“Are Zoo Kidding Me?”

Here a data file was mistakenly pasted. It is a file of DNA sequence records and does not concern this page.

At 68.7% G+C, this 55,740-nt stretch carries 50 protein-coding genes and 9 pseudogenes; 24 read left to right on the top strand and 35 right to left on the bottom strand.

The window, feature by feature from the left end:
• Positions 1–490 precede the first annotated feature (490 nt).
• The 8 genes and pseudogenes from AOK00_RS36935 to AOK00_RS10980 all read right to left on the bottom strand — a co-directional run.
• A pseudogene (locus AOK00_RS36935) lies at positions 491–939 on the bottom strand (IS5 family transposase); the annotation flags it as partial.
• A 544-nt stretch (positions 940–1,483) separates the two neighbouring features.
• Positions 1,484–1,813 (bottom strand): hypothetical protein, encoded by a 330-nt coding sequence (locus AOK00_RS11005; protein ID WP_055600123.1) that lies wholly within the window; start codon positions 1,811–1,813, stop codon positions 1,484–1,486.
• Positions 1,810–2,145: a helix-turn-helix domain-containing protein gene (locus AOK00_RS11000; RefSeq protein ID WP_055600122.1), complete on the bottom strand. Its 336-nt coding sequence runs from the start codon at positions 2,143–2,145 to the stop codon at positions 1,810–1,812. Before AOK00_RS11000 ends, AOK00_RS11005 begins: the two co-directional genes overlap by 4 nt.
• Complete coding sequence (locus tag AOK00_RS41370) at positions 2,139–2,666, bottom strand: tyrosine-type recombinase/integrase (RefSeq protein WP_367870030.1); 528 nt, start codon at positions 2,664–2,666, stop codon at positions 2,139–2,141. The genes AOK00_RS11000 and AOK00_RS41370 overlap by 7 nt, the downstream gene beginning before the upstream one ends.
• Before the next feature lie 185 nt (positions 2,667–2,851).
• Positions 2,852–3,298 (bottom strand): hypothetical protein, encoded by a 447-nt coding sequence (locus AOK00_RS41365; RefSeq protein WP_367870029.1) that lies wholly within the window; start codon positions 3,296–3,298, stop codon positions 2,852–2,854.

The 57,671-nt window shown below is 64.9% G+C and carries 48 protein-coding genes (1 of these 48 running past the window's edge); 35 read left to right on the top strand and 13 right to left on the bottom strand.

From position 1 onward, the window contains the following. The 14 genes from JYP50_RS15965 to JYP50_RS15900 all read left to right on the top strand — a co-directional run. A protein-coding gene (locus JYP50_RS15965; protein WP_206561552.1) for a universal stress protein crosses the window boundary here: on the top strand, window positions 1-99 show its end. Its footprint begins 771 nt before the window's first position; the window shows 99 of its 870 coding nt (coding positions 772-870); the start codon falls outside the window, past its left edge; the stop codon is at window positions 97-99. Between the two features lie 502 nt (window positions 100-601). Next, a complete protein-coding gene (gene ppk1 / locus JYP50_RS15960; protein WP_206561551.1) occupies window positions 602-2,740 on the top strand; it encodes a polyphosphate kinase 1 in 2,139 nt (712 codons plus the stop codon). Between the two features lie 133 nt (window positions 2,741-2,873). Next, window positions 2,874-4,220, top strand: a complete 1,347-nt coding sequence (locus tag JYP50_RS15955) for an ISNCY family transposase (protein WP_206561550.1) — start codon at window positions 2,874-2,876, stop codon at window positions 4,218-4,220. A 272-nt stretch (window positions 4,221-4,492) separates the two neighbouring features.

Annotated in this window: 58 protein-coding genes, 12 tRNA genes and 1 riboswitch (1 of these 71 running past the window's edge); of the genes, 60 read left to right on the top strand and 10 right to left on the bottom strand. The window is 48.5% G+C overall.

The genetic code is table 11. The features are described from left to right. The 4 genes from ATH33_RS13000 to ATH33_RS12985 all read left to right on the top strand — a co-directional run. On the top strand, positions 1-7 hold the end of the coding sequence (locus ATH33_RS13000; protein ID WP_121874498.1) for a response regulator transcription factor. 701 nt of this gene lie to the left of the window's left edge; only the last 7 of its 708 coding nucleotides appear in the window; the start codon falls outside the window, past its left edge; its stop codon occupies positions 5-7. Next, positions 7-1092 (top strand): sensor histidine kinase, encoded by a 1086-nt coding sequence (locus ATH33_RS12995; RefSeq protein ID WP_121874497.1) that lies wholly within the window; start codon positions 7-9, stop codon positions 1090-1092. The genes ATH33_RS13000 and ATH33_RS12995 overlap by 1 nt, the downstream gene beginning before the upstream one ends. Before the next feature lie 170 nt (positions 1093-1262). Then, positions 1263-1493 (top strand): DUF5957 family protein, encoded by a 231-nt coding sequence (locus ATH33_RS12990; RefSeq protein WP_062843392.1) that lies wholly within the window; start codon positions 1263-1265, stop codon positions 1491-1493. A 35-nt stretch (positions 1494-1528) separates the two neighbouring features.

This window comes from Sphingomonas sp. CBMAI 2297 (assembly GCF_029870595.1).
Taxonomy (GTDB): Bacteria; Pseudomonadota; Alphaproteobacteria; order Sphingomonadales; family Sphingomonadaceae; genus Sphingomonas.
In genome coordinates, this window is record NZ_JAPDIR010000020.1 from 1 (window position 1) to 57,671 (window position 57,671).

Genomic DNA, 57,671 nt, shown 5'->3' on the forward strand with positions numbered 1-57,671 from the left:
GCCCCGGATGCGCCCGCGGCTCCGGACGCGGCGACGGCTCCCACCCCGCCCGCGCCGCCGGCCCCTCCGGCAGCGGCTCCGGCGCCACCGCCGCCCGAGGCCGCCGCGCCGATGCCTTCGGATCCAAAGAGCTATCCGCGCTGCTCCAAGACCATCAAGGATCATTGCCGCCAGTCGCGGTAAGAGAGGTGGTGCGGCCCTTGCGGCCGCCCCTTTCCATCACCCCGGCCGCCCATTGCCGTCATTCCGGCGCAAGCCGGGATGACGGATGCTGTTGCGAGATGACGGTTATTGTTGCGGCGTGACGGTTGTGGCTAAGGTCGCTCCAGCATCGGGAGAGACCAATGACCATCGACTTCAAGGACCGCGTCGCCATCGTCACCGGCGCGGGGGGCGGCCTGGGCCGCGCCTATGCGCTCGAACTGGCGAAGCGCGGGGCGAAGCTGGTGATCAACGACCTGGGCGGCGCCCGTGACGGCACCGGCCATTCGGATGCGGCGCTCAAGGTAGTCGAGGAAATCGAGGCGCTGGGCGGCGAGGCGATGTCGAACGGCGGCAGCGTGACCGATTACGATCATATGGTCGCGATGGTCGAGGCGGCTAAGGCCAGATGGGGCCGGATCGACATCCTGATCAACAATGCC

Louisville Zoo partners with local public radio station 91.9 WFPK for monthly conservation segmentOn the first Thursday of every month Louisville residents can learn about important global and local conservation efforts just by turning on their radio.In an effort to educate the community about issues impacting the world, the Louisville Zoo has partnered with local public radio station 91.9 WFPK for the new “Are Zoo Kidding Me?” monthly segment which airs at 11 a.m. the first Thursday of each month.“Education and conservation are two key components of the Zoo’s mission ‘to better the bond between people and our planet,’” Louisville Zoo Director John Walczak said. “The Louisville Zoo is involved in critical conservation programs—efforts both large and small, here at the Zoo and around the world—to improve the health of our planet Earth.”WFPK Program Director Stacy L. Owen said she thought the Zoo feature segment would be a great idea and wonderful addition to the WFPK lineup.“WFPK actively seeks ways to form partnerships in the community so we can reflect the flavor of the city we’re in,” Owen said. “Also, WFPK along with our sister stations WFPL and WUOL have begun a company wide environmental initiative. We’ve recently hired an environmental reporter who’ll be covering the entire Ohio River valley and are working toward becoming a much ‘greener’ facility!”The five-minute segment features WFPK radio host Duke Meyer and Louisville Zoo’s Curator of Education Marcelle Gianelloni chatting about animals, conservation and environmental efforts and what’s going on at the Zoo.The first segment aired in November and highlighted Cuban Crocodiles, the most highly endangered crocodilian in the world.The Louisville Zoo is highly involved in saving Cuban Crocodiles with the Zoo’s Curator of Ectotherms Bill McMahan leading the charge around the world for saving the species as the national Species Survival Plan (SSP) Coordinator for Cuban crocodiles. Gianelloni serves as the education liaison for the Cuban Crocodile SSP and Louisville Zoo Veterinarians Dr. Roy Burns and Dr. Zoli Gyimesi both act as veterinary advisors for the Cuban Crocodile SSP and offer their expertise on the care and health issues facing the species.The Louisville Zoo has also created an extensive web component at www.louisvillezoo.org/conservation/wfpk to compliment each “Are Zoo Kidding Me?” radio segment. The site contains video, a fact sheet, glossary of terms, frequently asked questions, photos, links to additional information and a question submittal form.“We’ve really tried to think this through with the web component,” said Kara Bussabarger, Louisville Zoo Media Relations Manager. “As leaders in conservation education we want to provide as many avenues as we can for people to learn about the issues facing our planet and how they can help.”The next “Are Zoo Kidding Me?” segment will air Thursday, Dec. 6 at 11 a.m. and will highlight polar bears. Other upcoming topics include the amphibian crisis, African elephants and Black-footed ferrets.“The Zoo has always been a strong supporter of conservation,” Walczak said. “And there has never been a more critical global need than there is today to make a difference in the world.”Zoo admission fees, along with other Zoo purchases, help preserve and care for threatened and endangered species as well as support critical conservation education programs. In addition, 15 cents of every Zoo admission supports the Zoo’s partnership in conservation projects worldwide. Programs the Zoo contributes to include Dian Fossey Gorilla Fund International, Polar Bear International, Black-footed Ferret Recovery Program, the International Elephant Foundation, American Chestnut Tree Conservation, Cuban Crocodile Project, Butterfly Initiative, Kentucky’s Blanton Forest and more.BIOGRAPHIES Marcelle GianelloniMarcelle Gianelloni became the Louisville Zoo Curator of Education in 1984 after having taught in the classroom for 13 years.She is responsible for directing, coordinating and implementing the educational activities at the Louisville Zoo, including the MetaZoo Education Center and the Louisville Nature Center. She created “School at the Zoo,” a weeklong program that takes students out of traditional classrooms and brings them into the Zoo’s living classroom.She has served on the American Zoo and Aquarium Association’s (AZA) Conservation Education Board since 1991 and has been working on protecting the endangered Cuban Crocodile since 1997 by working with biologists and educators in Cuba.Duke MeyerDuke was born and raised in Shively, Ky., and graduated from Western High School. He wanted to pursue a career as a well-paid, multi-talented baseball player. The desire was there, but a massive lack of talent put a halt to that ambition. After a few years in the Army reserve, in Armed Forces Radio and Television, he decided to make radio his career. While working in radio here in Louisville, Duke returned to school and graduated from Spalding University with a B.S. degree in Mass Communication and spent a short time teaching at the University of Louisville and Spalding University.After leaving commercial radio he was contacted by The Public Radio Partnership and you can now hear him Monday through Friday from 9 a.m. to noon on 91.9 WFPK.ABOUT WFPK91.9 WFPK is a non-profit public radio station. For more information, visit www.wfpk.org or contact WFPK Program Director Stacy L. Owen at (502) 814-6500.ABOUT THE LOUISVILLE ZOOThe Louisville Zoo, a non-profit organization and state zoo of Kentucky, is dedicated to bettering the bond between people and our planet by providing excellent care for animals, a great experience for visitors, and leadership in scientific research and conservation education. The Zoo is accredited by the American Association of Museums (AAM) and by the Association of Zoos and Aquariums (AZA).